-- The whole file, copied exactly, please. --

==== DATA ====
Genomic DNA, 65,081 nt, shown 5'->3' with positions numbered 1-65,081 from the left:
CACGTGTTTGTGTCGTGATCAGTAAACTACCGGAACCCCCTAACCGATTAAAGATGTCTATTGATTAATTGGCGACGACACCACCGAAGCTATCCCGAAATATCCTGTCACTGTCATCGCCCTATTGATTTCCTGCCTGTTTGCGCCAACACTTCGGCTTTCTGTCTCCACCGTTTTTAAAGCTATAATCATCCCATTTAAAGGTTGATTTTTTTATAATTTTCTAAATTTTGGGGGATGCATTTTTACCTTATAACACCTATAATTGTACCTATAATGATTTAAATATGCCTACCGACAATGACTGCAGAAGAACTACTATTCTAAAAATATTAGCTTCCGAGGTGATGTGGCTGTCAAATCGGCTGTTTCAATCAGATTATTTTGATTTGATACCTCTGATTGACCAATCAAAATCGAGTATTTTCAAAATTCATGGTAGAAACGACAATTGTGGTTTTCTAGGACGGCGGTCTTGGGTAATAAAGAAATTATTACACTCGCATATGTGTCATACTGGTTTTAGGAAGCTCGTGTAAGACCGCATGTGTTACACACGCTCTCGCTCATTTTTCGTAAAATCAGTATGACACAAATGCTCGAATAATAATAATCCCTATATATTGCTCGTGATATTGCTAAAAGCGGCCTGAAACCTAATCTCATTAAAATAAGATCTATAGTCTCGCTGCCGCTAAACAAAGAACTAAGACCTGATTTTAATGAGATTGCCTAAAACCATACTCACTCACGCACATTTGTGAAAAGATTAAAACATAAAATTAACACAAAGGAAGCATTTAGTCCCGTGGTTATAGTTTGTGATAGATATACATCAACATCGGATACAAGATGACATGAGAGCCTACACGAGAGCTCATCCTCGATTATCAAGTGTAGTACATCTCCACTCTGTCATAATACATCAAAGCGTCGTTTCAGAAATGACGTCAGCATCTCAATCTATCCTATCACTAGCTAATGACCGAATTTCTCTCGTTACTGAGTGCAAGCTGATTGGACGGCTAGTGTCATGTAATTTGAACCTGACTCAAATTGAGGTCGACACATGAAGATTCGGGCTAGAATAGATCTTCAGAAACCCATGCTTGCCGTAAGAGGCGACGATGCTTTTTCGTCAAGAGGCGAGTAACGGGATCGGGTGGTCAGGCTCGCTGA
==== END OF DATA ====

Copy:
Genomic DNA, 65,081 nt, shown 5'->3' with positions numbered 1-65,081 from the left:
CACGTGTTTGTGTCGTGATCAGTAAACTACCGGAACCCCCTAACCGATTAAAGATGTCTATTGATTAATTGGCGACGACACCACCGAAGCTATCCCGAAATATCCTGTCACTGTCATCGCCCTATTGATTTCCTGCCTGTTTGCGCCAACACTTCGGCTTTCTGTCTCCACCGTTTTTAAAGCTATAATCATCCCATTTAAAGGTTGATTTTTTTATAATTTTCTAAATTTTGGGGGATGCATTTTTACCTTATAACACCTATAATTGTACCTATAATGATTTAAATATGCCTACCGACAATGACTGCAGAAGAACTACTATTCTAAAAATATTAGCTTCCGAGGTGATGTGGCTGTCAAATCGGCTGTTTCAATCAGATTATTTTGATTTGATACCTCTGATTGACCAATCAAAATCGAGTATTTTCAAAATTCATGGTAGAAACGACAATTGTGGTTTTCTAGGACGGCGGTCTTGGGTAATAAAGAAATTATTACACTCGCATATGTGTCATACTGGTTTTAGGAAGCTCGTGTAAGACCGCATGTGTTACACACGCTCTCGCTCATTTTTCGTAAAATCAGTATGACACAAATGCTCGAATAATAATAATCCCTATATATTGCTCGTGATATTGCTAAAAGCGGCCTGAAACCTAATCTCATTAAAATAAGATCTATAGTCTCGCTGCCGCTAAACAAAGAACTAAGACCTGATTTTAATGAGATTGCCTAAAACCATACTCACTCACGCACATTTGTGAAAAGATTAAAACATAAAATTAACACAAAGGAAGCATTTAGTCCCGTGGTTATAGTTTGTGATAGATATACATCAACATCGGATACAAGATGACATGAGAGCCTACACGAGAGCTCATCCTCGATTATCAAGTGTAGTACATCTCCACTCTGTCATAATACATCAAAGCGTCGTTTCAGAAATGACGTCAGCATCTCAATCTATCCTATCACTAGCTAATGACCGAATTTCTCTCGTTACTGAGTGCAAGCTGATTGGACGGCTAGTGTCATGTAATTTGAACCTGACTCAAATTGAGGTCGACACATGAAGATTCGGGCTAGAATAGATCTTCAGAAACCCATGCTTGCCGTAAGAGGCGACGATGCTTTTTCGTCAAGAGGCGAGTAACGGGATCGGGTGGTCAGGCTCGCTGA